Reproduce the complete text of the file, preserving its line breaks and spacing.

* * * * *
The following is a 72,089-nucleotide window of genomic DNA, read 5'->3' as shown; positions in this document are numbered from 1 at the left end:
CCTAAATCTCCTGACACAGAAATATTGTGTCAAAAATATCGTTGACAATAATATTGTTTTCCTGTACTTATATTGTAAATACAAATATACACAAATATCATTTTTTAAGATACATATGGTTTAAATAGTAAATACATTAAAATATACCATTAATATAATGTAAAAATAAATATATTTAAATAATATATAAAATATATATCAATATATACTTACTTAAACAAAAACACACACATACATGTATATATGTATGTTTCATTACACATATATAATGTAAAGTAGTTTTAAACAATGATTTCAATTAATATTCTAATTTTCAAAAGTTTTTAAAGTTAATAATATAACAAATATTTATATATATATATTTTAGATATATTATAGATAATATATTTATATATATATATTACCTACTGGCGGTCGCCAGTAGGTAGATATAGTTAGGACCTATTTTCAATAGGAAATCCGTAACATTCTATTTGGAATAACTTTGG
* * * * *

The following is a 72,089-nucleotide window of genomic DNA, read 5'->3' as shown; positions in this document are numbered from 1 at the left end:
CCTAAATCTCCTGACACAGAAATATTGTGTCAAAAATATCGTTGACAATAATATTGTTTTCCTGTACTTATATTGTAAATACAAATATACACAAATATCATTTTTTAAGATACATATGGTTTAAATAGTAAATACATTAAAATATACCATTAATATAATGTAAAAATAAATATATTTAAATAATATATAAAATATATATCAATATATACTTACTTAAACAAAAACACACACATACATGTATATATGTATGTTTCATTACACATATATAATGTAAAGTAGTTTTAAACAATGATTTCAATTAATATTCTAATTTTCAAAAGTTTTTAAAGTTAATAATATAACAAATATTTATATATATATATTTTAGATATATTATAGATAATATATTTATATATATATATTACCTACTGGCGGTCGCCAGTAGGTAGATATAGTTAGGACCTATTTTCAATAGGAAATCCGTAACATTCTATTTGGAATAACTTTGG